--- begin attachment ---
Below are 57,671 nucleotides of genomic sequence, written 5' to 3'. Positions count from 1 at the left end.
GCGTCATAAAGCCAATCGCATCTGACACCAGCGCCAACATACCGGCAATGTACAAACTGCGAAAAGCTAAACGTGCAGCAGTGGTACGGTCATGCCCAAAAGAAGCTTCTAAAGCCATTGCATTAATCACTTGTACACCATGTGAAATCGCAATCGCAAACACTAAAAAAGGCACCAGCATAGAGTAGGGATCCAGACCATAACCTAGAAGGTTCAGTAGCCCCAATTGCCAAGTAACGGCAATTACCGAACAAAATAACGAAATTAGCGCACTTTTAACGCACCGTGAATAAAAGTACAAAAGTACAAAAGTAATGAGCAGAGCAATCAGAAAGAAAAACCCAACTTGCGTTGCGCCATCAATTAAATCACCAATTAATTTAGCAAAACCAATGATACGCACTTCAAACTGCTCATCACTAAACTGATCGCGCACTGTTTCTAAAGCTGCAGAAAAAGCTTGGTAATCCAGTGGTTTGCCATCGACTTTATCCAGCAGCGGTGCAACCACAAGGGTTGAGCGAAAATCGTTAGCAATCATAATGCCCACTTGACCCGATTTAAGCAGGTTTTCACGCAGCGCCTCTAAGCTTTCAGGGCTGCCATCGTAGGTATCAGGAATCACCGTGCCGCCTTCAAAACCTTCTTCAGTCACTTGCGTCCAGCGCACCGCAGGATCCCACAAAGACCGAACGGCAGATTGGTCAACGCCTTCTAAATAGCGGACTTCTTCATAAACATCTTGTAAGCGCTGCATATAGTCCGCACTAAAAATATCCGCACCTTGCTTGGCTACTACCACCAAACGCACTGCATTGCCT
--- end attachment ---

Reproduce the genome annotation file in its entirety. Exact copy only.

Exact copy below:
Below are 57,671 nucleotides of genomic sequence, written 5' to 3'. Positions count from 1 at the left end.
GCGTCATAAAGCCAATCGCATCTGACACCAGCGCCAACATACCGGCAATGTACAAACTGCGAAAAGCTAAACGTGCAGCAGTGGTACGGTCATGCCCAAAAGAAGCTTCTAAAGCCATTGCATTAATCACTTGTACACCATGTGAAATCGCAATCGCAAACACTAAAAAAGGCACCAGCATAGAGTAGGGATCCAGACCATAACCTAGAAGGTTCAGTAGCCCCAATTGCCAAGTAACGGCAATTACCGAACAAAATAACGAAATTAGCGCACTTTTAACGCACCGTGAATAAAAGTACAAAAGTACAAAAGTAATGAGCAGAGCAATCAGAAAGAAAAACCCAACTTGCGTTGCGCCATCAATTAAATCACCAATTAATTTAGCAAAACCAATGATACGCACTTCAAACTGCTCATCACTAAACTGATCGCGCACTGTTTCTAAAGCTGCAGAAAAAGCTTGGTAATCCAGTGGTTTGCCATCGACTTTATCCAGCAGCGGTGCAACCACAAGGGTTGAGCGAAAATCGTTAGCAATCATAATGCCCACTTGACCCGATTTAAGCAGGTTTTCACGCAGCGCCTCTAAGCTTTCAGGGCTGCCATCGTAGGTATCAGGAATCACCGTGCCGCCTTCAAAACCTTCTTCAGTCACTTGCGTCCAGCGCACCGCAGGATCCCACAAAGACCGAACGGCAGATTGGTCAACGCCTTCTAAATAGCGGACTTCTTCATAAACATCTTGTAAGCGCTGCATATAGTCCGCACTAAAAATATCCGCACCTTGCTTGGCTACTACCACCAAACGCACTGCATTGCCT